Customers scrambled to transfer data from Nirvanix's facilities to other cloud providers or back on to their own premises. "Some folks made it, others didn't," says Kent Christensen, a consultant at Datalink, which helped a handful of clients move data out of the now-defunct cloud provider.
Nirvanix wasn't the first, and it likely will not be the last cloud provider to go belly up. Megacloud, a provider of free and paid online storage without warning or explanation suddenly went dark two months after Nirvanix's bombshell dropped. Other companies have phased out products they once offered customers for cloud storage: Symantec's Backup Exec.cloud, for example is no longer being sold by the company.
More could be on the way: An analyst at Gartner's data center conference late last year predicted that one in four cloud providers will be acquired or forced out of business by the end of next year, mostly though merger and acquisition activity.
With all these changes happening in the fast-moving cloud industry, it begs the question: What should users do if their worse-case scenario actually happens and their public IaaS cloud goes dark?
At the most basic level, preparing for your cloud provider to go out of business should start before you even actually use the cloud, says Ahmar Abbas, vice president of global services for DISYS, an IT consultancy. DISYS helps companies create a cloud strategy, and one of the first things to plan before going into the cloud is how to get the data out, at any time. "It all goes back to how businesses historically plan for disaster recovery," says Abbas.
Typically DISYS will work with customers to classify the applications and data that are being placed in the public cloud and rank them based on criticality to the business. High-value data and applications that are mission critical need the highest levels of availability and are treated differently from low-value data that and organization can live without for a certain period of time. If a business is running a core enterprise app in the cloud that is crucial to the company's daily operations, it should have a live copy of that app in another location, be it another cloud provider or on the company's own premises, Abbas says. For testing materials perhaps there backup once a month, or maybe even not at all.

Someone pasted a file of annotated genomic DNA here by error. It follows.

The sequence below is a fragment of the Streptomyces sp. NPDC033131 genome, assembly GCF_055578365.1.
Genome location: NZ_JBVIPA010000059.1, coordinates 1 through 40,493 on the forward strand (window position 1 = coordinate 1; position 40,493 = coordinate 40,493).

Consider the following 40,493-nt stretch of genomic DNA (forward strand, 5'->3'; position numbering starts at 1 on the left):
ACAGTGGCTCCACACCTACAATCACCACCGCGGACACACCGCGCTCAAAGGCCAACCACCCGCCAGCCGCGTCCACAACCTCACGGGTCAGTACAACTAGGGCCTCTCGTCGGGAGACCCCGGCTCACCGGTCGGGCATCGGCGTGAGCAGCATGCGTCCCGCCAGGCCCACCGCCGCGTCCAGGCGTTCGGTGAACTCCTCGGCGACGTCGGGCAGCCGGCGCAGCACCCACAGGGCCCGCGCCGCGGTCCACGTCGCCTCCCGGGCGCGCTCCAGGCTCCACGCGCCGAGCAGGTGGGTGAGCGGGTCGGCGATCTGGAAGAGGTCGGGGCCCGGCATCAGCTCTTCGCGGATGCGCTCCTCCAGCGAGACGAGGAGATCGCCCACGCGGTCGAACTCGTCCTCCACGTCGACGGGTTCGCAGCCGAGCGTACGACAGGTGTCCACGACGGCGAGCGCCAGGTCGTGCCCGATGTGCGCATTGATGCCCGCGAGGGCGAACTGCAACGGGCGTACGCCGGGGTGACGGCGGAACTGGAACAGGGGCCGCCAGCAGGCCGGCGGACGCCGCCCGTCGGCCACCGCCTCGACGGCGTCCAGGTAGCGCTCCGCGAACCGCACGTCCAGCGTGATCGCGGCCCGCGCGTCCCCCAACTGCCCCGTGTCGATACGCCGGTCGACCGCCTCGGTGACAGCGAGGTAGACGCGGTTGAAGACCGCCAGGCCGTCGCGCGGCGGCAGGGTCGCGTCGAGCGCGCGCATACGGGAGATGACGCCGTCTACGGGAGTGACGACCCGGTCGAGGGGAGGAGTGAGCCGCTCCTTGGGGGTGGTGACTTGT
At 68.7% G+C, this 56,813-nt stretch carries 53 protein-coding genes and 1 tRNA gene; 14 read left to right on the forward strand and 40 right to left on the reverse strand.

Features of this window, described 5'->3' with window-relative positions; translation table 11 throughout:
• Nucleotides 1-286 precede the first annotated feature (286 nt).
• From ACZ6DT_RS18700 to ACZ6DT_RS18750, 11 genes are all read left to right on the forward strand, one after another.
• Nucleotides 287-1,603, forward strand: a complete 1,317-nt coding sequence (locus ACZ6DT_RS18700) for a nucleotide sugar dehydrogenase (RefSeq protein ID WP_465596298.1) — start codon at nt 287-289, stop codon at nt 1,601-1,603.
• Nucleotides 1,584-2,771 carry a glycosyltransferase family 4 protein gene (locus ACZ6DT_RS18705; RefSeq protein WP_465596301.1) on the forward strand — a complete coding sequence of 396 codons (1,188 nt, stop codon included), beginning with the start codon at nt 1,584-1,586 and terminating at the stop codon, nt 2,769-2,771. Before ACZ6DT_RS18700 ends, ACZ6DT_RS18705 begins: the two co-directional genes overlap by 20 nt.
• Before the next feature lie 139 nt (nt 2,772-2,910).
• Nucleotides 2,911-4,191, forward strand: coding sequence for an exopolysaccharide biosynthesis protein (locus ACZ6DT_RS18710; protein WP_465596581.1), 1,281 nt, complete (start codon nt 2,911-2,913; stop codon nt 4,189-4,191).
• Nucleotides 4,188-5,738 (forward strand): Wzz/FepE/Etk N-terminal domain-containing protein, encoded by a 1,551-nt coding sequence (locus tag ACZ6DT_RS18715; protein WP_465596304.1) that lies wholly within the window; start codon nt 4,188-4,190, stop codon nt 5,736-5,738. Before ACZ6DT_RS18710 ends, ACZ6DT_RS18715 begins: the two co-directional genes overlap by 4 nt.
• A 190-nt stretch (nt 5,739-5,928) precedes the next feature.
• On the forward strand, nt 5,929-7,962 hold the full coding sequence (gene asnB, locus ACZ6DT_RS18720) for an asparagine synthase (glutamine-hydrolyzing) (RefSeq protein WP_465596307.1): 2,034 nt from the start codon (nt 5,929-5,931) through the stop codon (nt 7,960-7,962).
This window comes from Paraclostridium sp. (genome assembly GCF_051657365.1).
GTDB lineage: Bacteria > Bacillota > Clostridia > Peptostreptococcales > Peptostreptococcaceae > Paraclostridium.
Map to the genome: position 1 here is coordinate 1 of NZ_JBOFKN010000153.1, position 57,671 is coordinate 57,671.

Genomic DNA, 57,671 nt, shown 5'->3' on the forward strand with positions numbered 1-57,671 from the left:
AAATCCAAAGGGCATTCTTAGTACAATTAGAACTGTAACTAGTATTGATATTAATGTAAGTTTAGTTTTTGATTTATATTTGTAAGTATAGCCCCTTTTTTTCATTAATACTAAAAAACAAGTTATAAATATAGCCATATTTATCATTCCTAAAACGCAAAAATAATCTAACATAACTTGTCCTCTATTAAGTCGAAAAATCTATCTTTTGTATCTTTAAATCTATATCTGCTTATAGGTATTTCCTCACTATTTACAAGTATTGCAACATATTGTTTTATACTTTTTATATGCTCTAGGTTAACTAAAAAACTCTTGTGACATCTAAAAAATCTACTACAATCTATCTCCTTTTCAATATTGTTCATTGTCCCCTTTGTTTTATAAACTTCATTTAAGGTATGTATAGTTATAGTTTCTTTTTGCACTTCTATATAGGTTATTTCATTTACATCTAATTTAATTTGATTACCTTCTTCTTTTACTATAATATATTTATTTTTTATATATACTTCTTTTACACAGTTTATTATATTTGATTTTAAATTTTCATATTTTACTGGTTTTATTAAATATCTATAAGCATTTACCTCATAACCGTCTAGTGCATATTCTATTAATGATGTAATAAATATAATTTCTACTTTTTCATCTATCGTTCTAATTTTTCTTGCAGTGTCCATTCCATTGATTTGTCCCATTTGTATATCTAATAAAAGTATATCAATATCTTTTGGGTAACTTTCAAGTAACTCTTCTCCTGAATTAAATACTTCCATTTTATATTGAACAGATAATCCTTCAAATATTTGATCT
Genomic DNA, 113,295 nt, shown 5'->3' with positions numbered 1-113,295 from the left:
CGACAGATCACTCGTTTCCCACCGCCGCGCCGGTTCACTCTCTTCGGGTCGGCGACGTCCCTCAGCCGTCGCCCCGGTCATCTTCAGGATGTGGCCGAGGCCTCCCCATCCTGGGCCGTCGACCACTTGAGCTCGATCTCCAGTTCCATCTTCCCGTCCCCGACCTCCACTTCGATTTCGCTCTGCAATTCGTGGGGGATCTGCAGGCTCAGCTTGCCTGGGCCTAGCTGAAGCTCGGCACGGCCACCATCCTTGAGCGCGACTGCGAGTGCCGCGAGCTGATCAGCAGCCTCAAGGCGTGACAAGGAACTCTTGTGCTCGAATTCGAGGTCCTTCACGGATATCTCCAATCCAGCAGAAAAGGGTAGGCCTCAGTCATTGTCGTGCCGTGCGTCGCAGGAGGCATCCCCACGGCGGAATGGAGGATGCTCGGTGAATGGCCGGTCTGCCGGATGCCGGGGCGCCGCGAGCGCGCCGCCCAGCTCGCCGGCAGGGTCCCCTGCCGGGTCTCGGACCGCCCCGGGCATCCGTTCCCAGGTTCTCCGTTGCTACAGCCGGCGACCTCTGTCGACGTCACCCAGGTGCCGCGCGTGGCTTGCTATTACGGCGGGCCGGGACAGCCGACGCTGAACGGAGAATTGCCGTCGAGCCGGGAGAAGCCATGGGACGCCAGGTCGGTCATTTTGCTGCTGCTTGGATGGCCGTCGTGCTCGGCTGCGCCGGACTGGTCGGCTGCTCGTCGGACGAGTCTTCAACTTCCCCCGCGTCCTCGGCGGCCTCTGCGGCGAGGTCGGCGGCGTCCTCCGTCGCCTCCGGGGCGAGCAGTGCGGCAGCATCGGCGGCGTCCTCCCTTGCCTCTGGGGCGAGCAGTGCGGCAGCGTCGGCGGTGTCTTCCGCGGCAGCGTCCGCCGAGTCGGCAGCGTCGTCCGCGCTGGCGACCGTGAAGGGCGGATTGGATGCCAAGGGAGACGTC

There are other common sense steps users can take. First and foremost, be smart about who you choose to work with. "If you pick an Amazon or an IBM, then the chances of a severe event happening are much diminished," he says. "They're not going out of business any time soon." Just going with a big-name provider isn't a panacea though. Amazon Web Services and just about every cloud provider has outages and service disruptions, so customers should always prepare for the worst and hope for the best.
Cloud providers offer service-level agreements (SLA) which guarantee a certain amount of uptime. But, users should be careful they are following the SLAs closely to ensure their systems are architected in a way that they can be reimbursed for any downtime from their provider. Some vendors, like Amazon, require multiple Availability Zones within its cloud to be down before an SLA kicks in.